COMP3035 - Networked Systems

This database contains 2017-18 versions of the syllabuses. For current versions please see here.

Code COMP3035 (Also taught as COMPGZ01)
Year 3
Prerequisites Successful completion of years 1 and 2 of the Computer Science programme
Term 1
Taught By Mark Handley (100%)
Aims To offer a rigorous introduction to the problems that arise when networking computer systems, and algorithms and systems design that solve these problems. The architectural principles and protocols that underlie the internet will be explained in detail. Topics to be taught will include the physical layer, widely used link layers (wired and wireless), MAC protocols, internetworking, intra-domain routing, reliable transport, congestion control, wide-area (policy) routing, naming, network security, the end-to-end principle, and network applications.
Learning Outcomes Understanding the nuances interactions between a network's distributed entities is a vital skill, without which one cannot truly be said to understand networking. To help students develop this skill, 3035/GZ01 incorporates significant programming courseworks in Python and Java, in which students build working implementations of network protocols.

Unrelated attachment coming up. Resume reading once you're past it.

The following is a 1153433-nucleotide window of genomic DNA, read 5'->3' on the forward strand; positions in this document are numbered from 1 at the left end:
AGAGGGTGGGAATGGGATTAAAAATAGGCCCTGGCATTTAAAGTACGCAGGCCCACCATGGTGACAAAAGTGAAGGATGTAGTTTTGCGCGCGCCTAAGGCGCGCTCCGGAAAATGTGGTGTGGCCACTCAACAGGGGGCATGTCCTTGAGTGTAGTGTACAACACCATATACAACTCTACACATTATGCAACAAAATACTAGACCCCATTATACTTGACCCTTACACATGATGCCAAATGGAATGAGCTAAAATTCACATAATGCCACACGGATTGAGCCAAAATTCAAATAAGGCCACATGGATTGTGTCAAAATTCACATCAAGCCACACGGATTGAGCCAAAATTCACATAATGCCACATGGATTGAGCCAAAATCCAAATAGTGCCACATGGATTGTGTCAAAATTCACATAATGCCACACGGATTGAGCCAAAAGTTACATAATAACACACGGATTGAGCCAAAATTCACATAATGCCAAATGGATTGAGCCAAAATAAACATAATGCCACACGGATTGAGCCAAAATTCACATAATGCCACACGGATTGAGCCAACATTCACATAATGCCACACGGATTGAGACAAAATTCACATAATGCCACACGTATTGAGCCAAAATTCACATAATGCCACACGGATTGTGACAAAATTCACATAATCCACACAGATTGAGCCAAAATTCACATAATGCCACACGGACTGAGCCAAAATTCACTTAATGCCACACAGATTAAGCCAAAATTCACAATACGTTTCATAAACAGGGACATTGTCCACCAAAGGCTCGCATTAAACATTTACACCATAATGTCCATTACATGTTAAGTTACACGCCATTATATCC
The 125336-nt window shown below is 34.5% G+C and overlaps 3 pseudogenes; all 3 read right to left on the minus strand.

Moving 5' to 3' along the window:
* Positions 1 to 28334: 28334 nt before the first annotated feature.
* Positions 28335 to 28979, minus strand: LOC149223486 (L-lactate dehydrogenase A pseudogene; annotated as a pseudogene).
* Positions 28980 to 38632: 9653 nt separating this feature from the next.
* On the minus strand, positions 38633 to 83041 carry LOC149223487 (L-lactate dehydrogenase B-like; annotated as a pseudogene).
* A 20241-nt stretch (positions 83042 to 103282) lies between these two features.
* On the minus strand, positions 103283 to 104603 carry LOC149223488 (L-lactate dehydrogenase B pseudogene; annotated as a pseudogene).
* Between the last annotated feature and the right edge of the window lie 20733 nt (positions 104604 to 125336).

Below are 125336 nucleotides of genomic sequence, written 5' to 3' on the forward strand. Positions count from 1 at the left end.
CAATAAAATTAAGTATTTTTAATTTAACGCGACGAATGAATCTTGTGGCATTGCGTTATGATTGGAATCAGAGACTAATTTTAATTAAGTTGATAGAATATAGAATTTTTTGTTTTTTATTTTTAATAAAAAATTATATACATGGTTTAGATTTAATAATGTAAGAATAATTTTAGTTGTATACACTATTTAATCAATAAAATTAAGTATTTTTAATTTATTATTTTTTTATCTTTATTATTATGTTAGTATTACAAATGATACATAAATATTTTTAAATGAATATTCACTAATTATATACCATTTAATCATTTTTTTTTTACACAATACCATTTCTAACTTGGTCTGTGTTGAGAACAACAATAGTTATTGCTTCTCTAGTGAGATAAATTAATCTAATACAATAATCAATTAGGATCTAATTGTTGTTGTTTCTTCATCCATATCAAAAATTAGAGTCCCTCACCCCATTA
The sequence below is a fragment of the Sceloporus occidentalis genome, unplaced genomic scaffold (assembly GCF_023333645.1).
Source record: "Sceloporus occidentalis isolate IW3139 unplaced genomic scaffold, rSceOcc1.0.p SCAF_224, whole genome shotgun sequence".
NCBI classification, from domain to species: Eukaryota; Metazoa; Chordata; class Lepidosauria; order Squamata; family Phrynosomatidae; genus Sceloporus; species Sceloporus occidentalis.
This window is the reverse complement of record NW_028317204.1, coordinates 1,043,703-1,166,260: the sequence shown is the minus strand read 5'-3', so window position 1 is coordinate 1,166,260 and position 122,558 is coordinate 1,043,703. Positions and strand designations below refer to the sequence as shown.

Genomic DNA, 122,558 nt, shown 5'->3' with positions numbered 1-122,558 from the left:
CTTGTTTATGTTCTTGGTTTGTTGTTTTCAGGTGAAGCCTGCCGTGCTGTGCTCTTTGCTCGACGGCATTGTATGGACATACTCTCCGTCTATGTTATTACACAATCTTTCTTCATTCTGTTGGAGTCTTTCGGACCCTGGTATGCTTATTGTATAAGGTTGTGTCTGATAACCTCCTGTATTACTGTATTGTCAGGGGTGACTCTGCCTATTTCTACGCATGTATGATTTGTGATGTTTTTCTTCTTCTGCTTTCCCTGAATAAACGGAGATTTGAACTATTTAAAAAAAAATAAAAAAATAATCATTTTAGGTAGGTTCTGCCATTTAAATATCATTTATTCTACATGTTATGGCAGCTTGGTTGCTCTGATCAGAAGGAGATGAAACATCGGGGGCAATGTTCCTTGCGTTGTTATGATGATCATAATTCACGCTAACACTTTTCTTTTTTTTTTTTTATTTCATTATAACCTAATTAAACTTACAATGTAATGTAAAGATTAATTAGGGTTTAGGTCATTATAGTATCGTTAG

Week 1 Introduction to Networking; Information, Error Control Coding, and Compression.

Week 2 Medium Access Control: CDMA, ALOHA, and Ethernet; Link Layer Addressing and Forwarding; Spanning Trees; MPLS.

Week 3 Achieving Reliability; Stop-and-Wait, Go-Back-N.

Week 4 Achieving Reliability (cont); Selective Repeat; Intro to Internetworking; Network Address Translation; Inside Internet Routers.

Week 5 The Domain Name System; Multi-hop Networks and end-to-end Arguments.

Reading week.

Week 6 Reliable Transport and TCP introduction.

Week 7 TCP and Congestion Control; Intra-Domain Routing: Introduction and Distance-Vector.

Week 8 Intra-Domain Routing: Link-State; Intra-Domain Routing: BGP.

Week 9 Intra-Domain Routing: BGP (cont); Wireless Networks: 802.11 MAC.

Week 10 Security: Firewalls, Worms and IDSes; Content Delivery HTTP, Web Caching, and Content Distribution Networks.

Method of Instruction

Lecture presentations, self-learning modules and tutorials


The course has the following assessment components:

  • Coursework Section (40%)
  • Written Examination (2 hours, 60%)

To pass this course, students must:

  • Obtain an overall pass mark of 40% for all components combined
  • Obtain a minimum mark of 30% in each component worth ≥ 30% of the module as a whole.


Reading list available via the UCL Library catalogue.